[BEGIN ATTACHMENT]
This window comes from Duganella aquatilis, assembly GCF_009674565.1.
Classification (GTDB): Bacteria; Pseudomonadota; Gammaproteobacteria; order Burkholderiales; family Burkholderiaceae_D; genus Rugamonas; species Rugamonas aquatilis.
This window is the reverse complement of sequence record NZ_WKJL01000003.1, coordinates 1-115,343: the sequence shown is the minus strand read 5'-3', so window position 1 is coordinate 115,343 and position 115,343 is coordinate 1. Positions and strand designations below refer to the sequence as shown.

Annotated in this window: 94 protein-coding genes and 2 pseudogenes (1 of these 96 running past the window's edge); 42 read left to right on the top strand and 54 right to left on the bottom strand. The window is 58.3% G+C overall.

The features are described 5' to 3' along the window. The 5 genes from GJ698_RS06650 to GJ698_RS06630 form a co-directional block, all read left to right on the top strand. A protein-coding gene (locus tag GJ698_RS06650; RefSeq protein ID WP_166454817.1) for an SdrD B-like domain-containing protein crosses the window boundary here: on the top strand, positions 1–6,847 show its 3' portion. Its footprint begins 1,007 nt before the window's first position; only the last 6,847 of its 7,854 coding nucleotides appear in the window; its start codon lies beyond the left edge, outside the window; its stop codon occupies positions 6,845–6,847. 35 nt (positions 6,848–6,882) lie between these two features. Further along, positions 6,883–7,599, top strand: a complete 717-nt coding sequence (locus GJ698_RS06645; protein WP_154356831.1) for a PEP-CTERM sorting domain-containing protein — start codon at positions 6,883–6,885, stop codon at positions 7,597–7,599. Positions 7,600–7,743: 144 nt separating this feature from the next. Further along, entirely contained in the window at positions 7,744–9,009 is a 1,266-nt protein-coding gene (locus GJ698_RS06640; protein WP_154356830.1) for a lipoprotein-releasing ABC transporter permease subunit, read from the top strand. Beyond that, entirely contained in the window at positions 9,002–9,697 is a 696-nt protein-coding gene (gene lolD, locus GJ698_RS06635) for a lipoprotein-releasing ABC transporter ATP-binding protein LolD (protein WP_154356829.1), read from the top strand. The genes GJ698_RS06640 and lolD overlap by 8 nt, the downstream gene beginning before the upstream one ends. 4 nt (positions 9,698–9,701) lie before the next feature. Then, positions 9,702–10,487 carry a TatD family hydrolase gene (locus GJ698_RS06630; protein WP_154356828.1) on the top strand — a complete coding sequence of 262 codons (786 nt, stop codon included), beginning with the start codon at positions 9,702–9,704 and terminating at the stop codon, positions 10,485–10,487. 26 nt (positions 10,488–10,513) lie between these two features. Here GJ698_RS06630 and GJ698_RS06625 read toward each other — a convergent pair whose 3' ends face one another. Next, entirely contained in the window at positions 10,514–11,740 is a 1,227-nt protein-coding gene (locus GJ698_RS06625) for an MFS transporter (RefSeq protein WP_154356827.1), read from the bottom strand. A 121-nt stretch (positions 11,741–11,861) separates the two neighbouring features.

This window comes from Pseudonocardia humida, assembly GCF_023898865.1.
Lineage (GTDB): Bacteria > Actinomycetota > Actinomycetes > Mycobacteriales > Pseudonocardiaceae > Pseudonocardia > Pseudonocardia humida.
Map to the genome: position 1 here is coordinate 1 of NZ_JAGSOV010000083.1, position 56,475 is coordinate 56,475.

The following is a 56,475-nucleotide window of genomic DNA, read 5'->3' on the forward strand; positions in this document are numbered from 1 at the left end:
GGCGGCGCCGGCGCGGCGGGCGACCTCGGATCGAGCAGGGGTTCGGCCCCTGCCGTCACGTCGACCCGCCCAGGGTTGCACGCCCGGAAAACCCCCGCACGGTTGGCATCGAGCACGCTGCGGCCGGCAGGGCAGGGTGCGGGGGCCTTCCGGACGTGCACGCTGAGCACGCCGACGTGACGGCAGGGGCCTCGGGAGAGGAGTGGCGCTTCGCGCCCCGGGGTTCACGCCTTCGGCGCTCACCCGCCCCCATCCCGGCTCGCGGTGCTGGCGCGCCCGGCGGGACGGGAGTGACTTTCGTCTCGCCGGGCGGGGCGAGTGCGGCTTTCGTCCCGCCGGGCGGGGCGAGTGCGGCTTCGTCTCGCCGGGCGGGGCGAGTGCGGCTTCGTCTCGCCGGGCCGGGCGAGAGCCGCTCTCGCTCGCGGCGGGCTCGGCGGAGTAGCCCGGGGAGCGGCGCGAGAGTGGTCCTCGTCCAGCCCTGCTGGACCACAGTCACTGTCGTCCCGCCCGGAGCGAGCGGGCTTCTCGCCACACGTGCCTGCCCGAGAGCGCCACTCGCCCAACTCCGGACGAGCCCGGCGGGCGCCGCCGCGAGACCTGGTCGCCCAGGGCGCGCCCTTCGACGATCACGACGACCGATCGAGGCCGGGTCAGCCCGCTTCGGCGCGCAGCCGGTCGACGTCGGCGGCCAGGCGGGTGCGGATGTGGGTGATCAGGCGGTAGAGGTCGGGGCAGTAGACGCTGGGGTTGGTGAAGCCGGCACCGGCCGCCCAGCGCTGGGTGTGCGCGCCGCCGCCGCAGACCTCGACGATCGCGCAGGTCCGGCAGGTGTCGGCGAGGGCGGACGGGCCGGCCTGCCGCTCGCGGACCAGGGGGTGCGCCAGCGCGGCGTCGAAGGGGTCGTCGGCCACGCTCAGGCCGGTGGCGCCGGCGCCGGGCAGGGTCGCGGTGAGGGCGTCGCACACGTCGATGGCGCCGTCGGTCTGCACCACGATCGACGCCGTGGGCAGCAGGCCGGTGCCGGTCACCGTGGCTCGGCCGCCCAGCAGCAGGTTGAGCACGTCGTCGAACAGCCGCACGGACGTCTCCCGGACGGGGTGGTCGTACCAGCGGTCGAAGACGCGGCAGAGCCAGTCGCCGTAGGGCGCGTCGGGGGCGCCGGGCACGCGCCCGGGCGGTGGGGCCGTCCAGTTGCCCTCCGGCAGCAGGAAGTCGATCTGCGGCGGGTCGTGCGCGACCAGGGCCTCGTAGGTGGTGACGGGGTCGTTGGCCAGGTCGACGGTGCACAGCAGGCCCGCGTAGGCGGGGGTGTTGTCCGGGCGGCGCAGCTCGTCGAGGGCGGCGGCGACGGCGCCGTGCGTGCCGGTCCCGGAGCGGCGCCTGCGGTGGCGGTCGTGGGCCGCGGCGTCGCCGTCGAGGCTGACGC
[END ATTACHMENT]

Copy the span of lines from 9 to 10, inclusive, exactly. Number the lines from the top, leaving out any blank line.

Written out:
The following is a 56,475-nucleotide window of genomic DNA, read 5'->3' on the forward strand; positions in this document are numbered from 1 at the left end:
GGCGGCGCCGGCGCGGCGGGCGACCTCGGATCGAGCAGGGGTTCGGCCCCTGCCGTCACGTCGACCCGCCCAGGGTTGCACGCCCGGAAAACCCCCGCACGGTTGGCATCGAGCACGCTGCGGCCGGCAGGGCAGGGTGCGGGGGCCTTCCGGACGTGCACGCTGAGCACGCCGACGTGACGGCAGGGGCCTCGGGAGAGGAGTGGCGCTTCGCGCCCCGGGGTTCACGCCTTCGGCGCTCACCCGCCCCCATCCCGGCTCGCGGTGCTGGCGCGCCCGGCGGGACGGGAGTGACTTTCGTCTCGCCGGGCGGGGCGAGTGCGGCTTTCGTCCCGCCGGGCGGGGCGAGTGCGGCTTCGTCTCGCCGGGCGGGGCGAGTGCGGCTTCGTCTCGCCGGGCCGGGCGAGAGCCGCTCTCGCTCGCGGCGGGCTCGGCGGAGTAGCCCGGGGAGCGGCGCGAGAGTGGTCCTCGTCCAGCCCTGCTGGACCACAGTCACTGTCGTCCCGCCCGGAGCGAGCGGGCTTCTCGCCACACGTGCCTGCCCGAGAGCGCCACTCGCCCAACTCCGGACGAGCCCGGCGGGCGCCGCCGCGAGACCTGGTCGCCCAGGGCGCGCCCTTCGACGATCACGACGACCGATCGAGGCCGGGTCAGCCCGCTTCGGCGCGCAGCCGGTCGACGTCGGCGGCCAGGCGGGTGCGGATGTGGGTGATCAGGCGGTAGAGGTCGGGGCAGTAGACGCTGGGGTTGGTGAAGCCGGCACCGGCCGCCCAGCGCTGGGTGTGCGCGCCGCCGCCGCAGACCTCGACGATCGCGCAGGTCCGGCAGGTGTCGGCGAGGGCGGACGGGCCGGCCTGCCGCTCGCGGACCAGGGGGTGCGCCAGCGCGGCGTCGAAGGGGTCGTCGGCCACGCTCAGGCCGGTGGCGCCGGCGCCGGGCAGGGTCGCGGTGAGGGCGTCGCACACGTCGATGGCGCCGTCGGTCTGCACCACGATCGACGCCGTGGGCAGCAGGCCGGTGCCGGTCACCGTGGCTCGGCCGCCCAGCAGCAGGTTGAGCACGTCGTCGAACAGCCGCACGGACGTCTCCCGGACGGGGTGGTCGTACCAGCGGTCGAAGACGCGGCAGAGCCAGTCGCCGTAGGGCGCGTCGGGGGCGCCGGGCACGCGCCCGGGCGGTGGGGCCGTCCAGTTGCCCTCCGGCAGCAGGAAGTCGATCTGCGGCGGGTCGTGCGCGACCAGGGCCTCGTAGGTGGTGACGGGGTCGTTGGCCAGGTCGACGGTGCACAGCAGGCCCGCGTAGGCGGGGGTGTTGTCCGGGCGGCGCAGCTCGTCGAGGGCGGCGGCGACGGCGCCGTGCGTGCCGGTCCCGGAGCGGCGCCTGCGGTGGCGGTCGTGGGCCGCGGCGTCGCCGTCGAGGCTGACGC